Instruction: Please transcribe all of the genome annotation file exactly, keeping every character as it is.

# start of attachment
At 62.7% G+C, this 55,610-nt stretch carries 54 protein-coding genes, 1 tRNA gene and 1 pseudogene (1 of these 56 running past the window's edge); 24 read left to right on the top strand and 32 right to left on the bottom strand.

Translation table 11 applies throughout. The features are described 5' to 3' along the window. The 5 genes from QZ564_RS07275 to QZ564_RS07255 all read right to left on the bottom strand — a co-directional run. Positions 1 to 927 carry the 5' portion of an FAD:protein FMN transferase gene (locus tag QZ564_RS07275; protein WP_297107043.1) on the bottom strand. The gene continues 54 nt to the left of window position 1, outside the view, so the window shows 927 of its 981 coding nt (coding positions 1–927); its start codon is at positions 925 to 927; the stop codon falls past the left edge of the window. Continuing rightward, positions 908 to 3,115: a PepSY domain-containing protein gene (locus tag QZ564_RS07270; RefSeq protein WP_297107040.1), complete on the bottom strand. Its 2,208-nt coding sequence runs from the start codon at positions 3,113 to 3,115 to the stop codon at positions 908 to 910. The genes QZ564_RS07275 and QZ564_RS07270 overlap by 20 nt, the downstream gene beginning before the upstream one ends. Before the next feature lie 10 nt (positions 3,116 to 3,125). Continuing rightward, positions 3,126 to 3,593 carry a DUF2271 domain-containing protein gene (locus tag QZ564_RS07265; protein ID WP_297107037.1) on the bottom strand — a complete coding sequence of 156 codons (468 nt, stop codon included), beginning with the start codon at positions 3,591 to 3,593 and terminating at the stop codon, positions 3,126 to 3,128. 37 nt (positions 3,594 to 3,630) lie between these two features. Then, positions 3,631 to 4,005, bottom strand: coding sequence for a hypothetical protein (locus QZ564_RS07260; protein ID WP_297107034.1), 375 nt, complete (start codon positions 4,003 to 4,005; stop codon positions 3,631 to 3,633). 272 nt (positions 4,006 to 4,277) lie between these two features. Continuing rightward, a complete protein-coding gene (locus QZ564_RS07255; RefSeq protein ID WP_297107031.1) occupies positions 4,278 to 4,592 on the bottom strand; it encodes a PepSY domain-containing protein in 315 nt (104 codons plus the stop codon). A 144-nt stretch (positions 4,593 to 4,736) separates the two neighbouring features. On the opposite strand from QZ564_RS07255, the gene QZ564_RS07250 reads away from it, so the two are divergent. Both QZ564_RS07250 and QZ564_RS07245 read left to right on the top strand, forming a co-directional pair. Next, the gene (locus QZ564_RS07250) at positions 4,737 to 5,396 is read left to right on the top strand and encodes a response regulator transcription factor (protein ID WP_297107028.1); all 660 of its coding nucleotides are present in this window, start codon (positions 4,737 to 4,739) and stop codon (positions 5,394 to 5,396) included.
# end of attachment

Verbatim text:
At 62.7% G+C, this 55,610-nt stretch carries 54 protein-coding genes, 1 tRNA gene and 1 pseudogene (1 of these 56 running past the window's edge); 24 read left to right on the top strand and 32 right to left on the bottom strand.

Translation table 11 applies throughout. The features are described 5' to 3' along the window. The 5 genes from QZ564_RS07275 to QZ564_RS07255 all read right to left on the bottom strand — a co-directional run. Positions 1 to 927 carry the 5' portion of an FAD:protein FMN transferase gene (locus tag QZ564_RS07275; protein WP_297107043.1) on the bottom strand. The gene continues 54 nt to the left of window position 1, outside the view, so the window shows 927 of its 981 coding nt (coding positions 1–927); its start codon is at positions 925 to 927; the stop codon falls past the left edge of the window. Continuing rightward, positions 908 to 3,115: a PepSY domain-containing protein gene (locus tag QZ564_RS07270; RefSeq protein WP_297107040.1), complete on the bottom strand. Its 2,208-nt coding sequence runs from the start codon at positions 3,113 to 3,115 to the stop codon at positions 908 to 910. The genes QZ564_RS07275 and QZ564_RS07270 overlap by 20 nt, the downstream gene beginning before the upstream one ends. Before the next feature lie 10 nt (positions 3,116 to 3,125). Continuing rightward, positions 3,126 to 3,593 carry a DUF2271 domain-containing protein gene (locus tag QZ564_RS07265; protein ID WP_297107037.1) on the bottom strand — a complete coding sequence of 156 codons (468 nt, stop codon included), beginning with the start codon at positions 3,591 to 3,593 and terminating at the stop codon, positions 3,126 to 3,128. 37 nt (positions 3,594 to 3,630) lie between these two features. Then, positions 3,631 to 4,005, bottom strand: coding sequence for a hypothetical protein (locus QZ564_RS07260; protein ID WP_297107034.1), 375 nt, complete (start codon positions 4,003 to 4,005; stop codon positions 3,631 to 3,633). 272 nt (positions 4,006 to 4,277) lie between these two features. Continuing rightward, a complete protein-coding gene (locus QZ564_RS07255; RefSeq protein ID WP_297107031.1) occupies positions 4,278 to 4,592 on the bottom strand; it encodes a PepSY domain-containing protein in 315 nt (104 codons plus the stop codon). A 144-nt stretch (positions 4,593 to 4,736) separates the two neighbouring features. On the opposite strand from QZ564_RS07255, the gene QZ564_RS07250 reads away from it, so the two are divergent. Both QZ564_RS07250 and QZ564_RS07245 read left to right on the top strand, forming a co-directional pair. Next, the gene (locus QZ564_RS07250) at positions 4,737 to 5,396 is read left to right on the top strand and encodes a response regulator transcription factor (protein ID WP_297107028.1); all 660 of its coding nucleotides are present in this window, start codon (positions 4,737 to 4,739) and stop codon (positions 5,394 to 5,396) included.